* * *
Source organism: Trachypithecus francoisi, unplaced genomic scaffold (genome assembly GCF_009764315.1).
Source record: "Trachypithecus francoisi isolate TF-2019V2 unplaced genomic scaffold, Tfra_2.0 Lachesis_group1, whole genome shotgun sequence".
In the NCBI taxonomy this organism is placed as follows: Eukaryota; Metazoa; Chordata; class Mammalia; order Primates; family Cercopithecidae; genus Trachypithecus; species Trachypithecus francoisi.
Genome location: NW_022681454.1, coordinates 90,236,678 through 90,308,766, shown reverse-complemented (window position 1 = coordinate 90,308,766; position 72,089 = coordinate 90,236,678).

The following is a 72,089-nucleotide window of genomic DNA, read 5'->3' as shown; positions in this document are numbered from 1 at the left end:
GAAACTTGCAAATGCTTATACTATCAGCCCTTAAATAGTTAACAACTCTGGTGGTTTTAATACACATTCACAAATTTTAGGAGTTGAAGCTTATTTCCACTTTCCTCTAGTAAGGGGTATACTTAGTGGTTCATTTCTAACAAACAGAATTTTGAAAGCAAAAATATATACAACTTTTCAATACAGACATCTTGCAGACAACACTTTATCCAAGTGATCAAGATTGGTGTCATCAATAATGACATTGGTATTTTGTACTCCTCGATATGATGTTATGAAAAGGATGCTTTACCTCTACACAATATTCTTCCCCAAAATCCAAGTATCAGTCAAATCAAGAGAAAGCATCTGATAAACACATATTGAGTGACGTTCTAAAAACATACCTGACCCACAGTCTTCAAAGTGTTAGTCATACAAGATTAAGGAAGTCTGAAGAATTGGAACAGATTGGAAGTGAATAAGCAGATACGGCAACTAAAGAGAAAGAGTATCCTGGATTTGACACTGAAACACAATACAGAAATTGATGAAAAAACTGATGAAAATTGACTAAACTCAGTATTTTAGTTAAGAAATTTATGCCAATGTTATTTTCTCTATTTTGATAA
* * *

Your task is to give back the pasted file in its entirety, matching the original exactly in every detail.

Source organism: Trachypithecus francoisi, unplaced genomic scaffold (genome assembly GCF_009764315.1).
Source record: "Trachypithecus francoisi isolate TF-2019V2 unplaced genomic scaffold, Tfra_2.0 Lachesis_group1, whole genome shotgun sequence".
In the NCBI taxonomy this organism is placed as follows: Eukaryota; Metazoa; Chordata; class Mammalia; order Primates; family Cercopithecidae; genus Trachypithecus; species Trachypithecus francoisi.
Genome location: NW_022681454.1, coordinates 90,236,678 through 90,308,766, shown reverse-complemented (window position 1 = coordinate 90,308,766; position 72,089 = coordinate 90,236,678).

The following is a 72,089-nucleotide window of genomic DNA, read 5'->3' as shown; positions in this document are numbered from 1 at the left end:
GAAACTTGCAAATGCTTATACTATCAGCCCTTAAATAGTTAACAACTCTGGTGGTTTTAATACACATTCACAAATTTTAGGAGTTGAAGCTTATTTCCACTTTCCTCTAGTAAGGGGTATACTTAGTGGTTCATTTCTAACAAACAGAATTTTGAAAGCAAAAATATATACAACTTTTCAATACAGACATCTTGCAGACAACACTTTATCCAAGTGATCAAGATTGGTGTCATCAATAATGACATTGGTATTTTGTACTCCTCGATATGATGTTATGAAAAGGATGCTTTACCTCTACACAATATTCTTCCCCAAAATCCAAGTATCAGTCAAATCAAGAGAAAGCATCTGATAAACACATATTGAGTGACGTTCTAAAAACATACCTGACCCACAGTCTTCAAAGTGTTAGTCATACAAGATTAAGGAAGTCTGAAGAATTGGAACAGATTGGAAGTGAATAAGCAGATACGGCAACTAAAGAGAAAGAGTATCCTGGATTTGACACTGAAACACAATACAGAAATTGATGAAAAAACTGATGAAAATTGACTAAACTCAGTATTTTAGTTAAGAAATTTATGCCAATGTTATTTTCTCTATTTTGATAA